A daughter kept her father’s dead body in his favorite chair for days before secretly carrying out an illegal ‘Stone Age’ burial for him after refusing modern medical attention, an inquest heard.
Eirys Brett, 32, followed in the footsteps of dad Donald, 78, to live a ‘specially alternative’ lifestyle off the grid – refusing NHS care when he fell ill.
The inquest heard Mr Brett died and was left in his favorite chair next to a wood burning stove for several days while his daughter and her partner dug a 6ft makeshift woodland grave.
He was buried in a red and turquoise bobble hat, red t-shirt and harlequin chef’s trousers. His body was wrapped in a hessian cotton blanket with ropes wrapped in a cross pattern with brushes, flowers and a poem in the grave.
Investigating officer Det Con Alex Stuart said: ‘They had a ritual. He wasn’t thrown in, he was strategically placed, it was a kind of stone or bronze age burial, then they covered the hole.’
Eirys Brett, 31, pictured, carried out the secret funeral in the countryside with her partner Mark Watson, 46, but broke the law when she failed to legally register her father Donald’s death
The inquest heard in the weeks before his death frail Mr Brett sent messages to his daughter to say: ‘Maybe I should get NHS treatment’ when he began suffering stomach pains at home.
Eirys and her partner Mark Watson, 47, advised him against seeing a doctor and told him to take alternative medicine.
He came to stay at their home so they could help him, but he became ‘quite unwell’ and died a short time later.
The inquest heard that Mr Brett wanted to be buried at his home – so the couple put his body in their red Vauxhall Corsa to drive to his holiday home in June 2019.
DC Stuart said they put Mr Brett in his favorite chair before digging his grave 100 meters away from the house he had lived in for over 25 years in Aberedw, near Builth Wells, Powys.
He said: ‘They started digging around a 6ft grave. It was not very wide. They dug it up over a number of days while Mr Brett was in his house.’
The inquest heard the alarm was raised by Mr Brett’s landlord after he had not been seen for several weeks at his remote stone house in Aberedw, near Builth Wells, Powys.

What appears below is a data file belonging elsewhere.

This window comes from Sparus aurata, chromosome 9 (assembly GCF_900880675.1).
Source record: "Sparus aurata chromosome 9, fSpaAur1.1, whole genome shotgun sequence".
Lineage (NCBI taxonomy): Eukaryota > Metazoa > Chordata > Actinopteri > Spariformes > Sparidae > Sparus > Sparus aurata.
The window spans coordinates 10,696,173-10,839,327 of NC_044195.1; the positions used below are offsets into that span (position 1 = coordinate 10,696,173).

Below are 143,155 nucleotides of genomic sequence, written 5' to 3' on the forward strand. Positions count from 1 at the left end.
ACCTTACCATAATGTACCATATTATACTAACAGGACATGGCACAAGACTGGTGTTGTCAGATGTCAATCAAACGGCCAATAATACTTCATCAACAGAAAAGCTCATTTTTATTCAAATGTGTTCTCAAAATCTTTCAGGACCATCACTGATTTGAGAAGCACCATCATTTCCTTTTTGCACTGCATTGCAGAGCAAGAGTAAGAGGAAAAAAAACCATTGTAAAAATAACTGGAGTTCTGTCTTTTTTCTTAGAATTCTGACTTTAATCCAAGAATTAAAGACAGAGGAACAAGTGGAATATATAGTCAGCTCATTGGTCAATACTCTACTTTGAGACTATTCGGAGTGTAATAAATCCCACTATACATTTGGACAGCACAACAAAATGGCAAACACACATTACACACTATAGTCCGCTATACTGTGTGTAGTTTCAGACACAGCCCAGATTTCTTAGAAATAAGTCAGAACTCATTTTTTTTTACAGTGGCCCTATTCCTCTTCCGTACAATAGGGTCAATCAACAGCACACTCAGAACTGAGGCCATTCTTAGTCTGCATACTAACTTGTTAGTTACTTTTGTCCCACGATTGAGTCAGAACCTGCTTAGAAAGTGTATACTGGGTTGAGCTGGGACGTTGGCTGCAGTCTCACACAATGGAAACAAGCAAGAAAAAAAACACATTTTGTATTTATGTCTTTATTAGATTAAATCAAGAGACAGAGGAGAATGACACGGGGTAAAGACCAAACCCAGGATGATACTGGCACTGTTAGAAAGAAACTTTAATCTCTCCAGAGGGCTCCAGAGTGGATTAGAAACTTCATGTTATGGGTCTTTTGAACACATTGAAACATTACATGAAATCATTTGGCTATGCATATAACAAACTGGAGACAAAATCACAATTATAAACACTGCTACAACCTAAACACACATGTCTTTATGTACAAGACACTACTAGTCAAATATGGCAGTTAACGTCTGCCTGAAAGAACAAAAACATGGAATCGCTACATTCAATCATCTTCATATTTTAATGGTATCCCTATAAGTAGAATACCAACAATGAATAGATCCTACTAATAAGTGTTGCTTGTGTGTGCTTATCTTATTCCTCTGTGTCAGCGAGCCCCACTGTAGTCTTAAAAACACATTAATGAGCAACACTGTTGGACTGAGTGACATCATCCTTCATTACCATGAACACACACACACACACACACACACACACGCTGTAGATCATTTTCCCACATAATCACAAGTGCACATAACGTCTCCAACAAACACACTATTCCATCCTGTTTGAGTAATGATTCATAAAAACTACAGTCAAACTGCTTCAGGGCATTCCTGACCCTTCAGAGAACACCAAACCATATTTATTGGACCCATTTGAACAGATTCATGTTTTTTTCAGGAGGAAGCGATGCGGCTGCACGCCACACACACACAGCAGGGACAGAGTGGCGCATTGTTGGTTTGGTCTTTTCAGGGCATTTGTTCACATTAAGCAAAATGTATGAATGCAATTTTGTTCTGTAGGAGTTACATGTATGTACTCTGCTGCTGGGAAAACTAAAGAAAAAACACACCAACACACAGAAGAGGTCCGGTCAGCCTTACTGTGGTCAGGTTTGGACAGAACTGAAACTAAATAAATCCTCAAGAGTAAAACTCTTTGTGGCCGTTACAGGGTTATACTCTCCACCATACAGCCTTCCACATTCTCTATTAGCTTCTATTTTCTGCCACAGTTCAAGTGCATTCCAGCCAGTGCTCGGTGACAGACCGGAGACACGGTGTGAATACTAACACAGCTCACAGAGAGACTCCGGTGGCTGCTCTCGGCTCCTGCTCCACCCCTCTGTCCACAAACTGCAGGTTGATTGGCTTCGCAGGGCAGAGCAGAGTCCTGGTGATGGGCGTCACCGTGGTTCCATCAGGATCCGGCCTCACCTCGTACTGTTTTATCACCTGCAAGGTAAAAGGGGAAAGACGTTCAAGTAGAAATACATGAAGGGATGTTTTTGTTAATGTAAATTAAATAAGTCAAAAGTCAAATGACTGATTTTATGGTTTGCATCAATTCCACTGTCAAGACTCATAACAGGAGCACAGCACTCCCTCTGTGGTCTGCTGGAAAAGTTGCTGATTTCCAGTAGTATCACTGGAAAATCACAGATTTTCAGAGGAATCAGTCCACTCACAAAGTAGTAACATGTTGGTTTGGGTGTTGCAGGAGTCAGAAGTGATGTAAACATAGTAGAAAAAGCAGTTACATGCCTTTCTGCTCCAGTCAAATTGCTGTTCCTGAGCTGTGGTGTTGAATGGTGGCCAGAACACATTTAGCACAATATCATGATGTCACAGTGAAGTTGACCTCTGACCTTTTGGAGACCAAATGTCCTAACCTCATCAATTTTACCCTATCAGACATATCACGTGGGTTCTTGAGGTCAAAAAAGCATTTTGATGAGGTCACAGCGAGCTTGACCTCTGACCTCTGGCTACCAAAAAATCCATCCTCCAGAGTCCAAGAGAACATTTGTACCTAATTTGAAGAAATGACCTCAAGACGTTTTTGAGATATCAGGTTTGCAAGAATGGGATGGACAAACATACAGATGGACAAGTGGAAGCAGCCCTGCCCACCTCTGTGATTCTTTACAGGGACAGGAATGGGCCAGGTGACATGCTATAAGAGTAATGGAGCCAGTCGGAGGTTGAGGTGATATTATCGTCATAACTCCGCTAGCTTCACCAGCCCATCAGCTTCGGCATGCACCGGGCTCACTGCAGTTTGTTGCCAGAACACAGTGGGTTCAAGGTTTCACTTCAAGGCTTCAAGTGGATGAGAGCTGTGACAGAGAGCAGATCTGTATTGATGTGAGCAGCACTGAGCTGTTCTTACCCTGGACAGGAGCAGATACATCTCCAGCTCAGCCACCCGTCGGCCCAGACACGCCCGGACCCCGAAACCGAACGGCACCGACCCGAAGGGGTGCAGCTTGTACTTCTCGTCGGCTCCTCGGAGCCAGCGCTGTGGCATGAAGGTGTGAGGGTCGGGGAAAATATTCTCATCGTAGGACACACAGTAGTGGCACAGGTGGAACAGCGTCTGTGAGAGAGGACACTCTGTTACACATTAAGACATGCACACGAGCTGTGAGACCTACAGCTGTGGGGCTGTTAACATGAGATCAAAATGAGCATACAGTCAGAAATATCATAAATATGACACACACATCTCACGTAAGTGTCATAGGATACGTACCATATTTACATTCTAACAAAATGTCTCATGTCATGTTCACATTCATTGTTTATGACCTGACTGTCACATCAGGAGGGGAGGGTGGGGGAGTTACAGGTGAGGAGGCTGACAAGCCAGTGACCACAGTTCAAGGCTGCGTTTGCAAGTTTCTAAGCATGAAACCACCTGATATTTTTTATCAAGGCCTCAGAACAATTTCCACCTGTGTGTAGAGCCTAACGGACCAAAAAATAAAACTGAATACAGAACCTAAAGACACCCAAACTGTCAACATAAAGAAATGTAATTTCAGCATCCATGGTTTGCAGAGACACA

The inquest heard that Mr Brett wanted to be buried at his home – so the couple put his body in their red Vauxhall Corsa to drive to his holiday home in June 2019 (Pontypridd Coroner’s Court pictured)
A search was launched before Eirys and Mr. Watson was stopped by police in a lay-by in the car they had used to transport Mr Brett’s body.
The couple were interviewed by police in August 2019 before admitting to carrying out an illegal burial without registering the death.
DC Stuart said: ‘They both pinpointed pretty much the same spot where he had been buried.
‘It was a full and honest admission from the start. They both fully admitted that he was illegally buried.’
After the inquest, phone records heard Mr Brett relied on his daughter for advice on treatments when he fell ill.
Eirys told police she believed her father was suffering from prostate cancer and had advised him to take holistic treatments.
But the inquest heard that Mr Brett, who lived a “particularly alternative” lifestyle, had the capacity to make decisions and was not coerced.
Friends told police Mr Brett would only seek medical treatment if ‘absolutely necessary’ at his holiday home with no electricity.
His ex-partner Alison Walker said he was ‘anti-establishment’ and told police her daughter Eirys shared his views.
Ms Walker said she last saw her ex alive in June 2019 when he told her: ‘Aren’t I lucky our daughter looks after me.’
The inquest in Pontypridd, South Wales, heard Mr Brett died that month – but his body was not discovered until two months later.
Eirys and Mark, from St. Harmon, near Rhayader, Powys, was given a four-month suspended sentence at Merthyr Tydfil Crown Court, pictured
Eirys and Mr. Watson from St. Harmon, near Rhayader, Powys, was charged by police and later pleaded guilty to preventing a lawful and decent burial.
They were given four-month suspended sentences at Merthyr Crown Court in July this year.
Judge Recorder Gregg Bull QC told them: ‘You took all the loving care in burying him. This was not a hasty burial in the dead of night in an underhanded way.
‘You chose to give him his last rites in what can best be described as some kind of pagan burial.
‘Everyone is entitled to their beliefs and don’t comment on yours. But you should have gone about it in a different way’.
The inquest on Wednesday heard that a post mortem revealed the cause of death as ‘undetermined’ but there was no evidence of anything other than natural death.
Assistant Coroner Patricia Morgan recorded an open conclusion.
She said: ‘There is no evidence to suggest his death was suspicious.’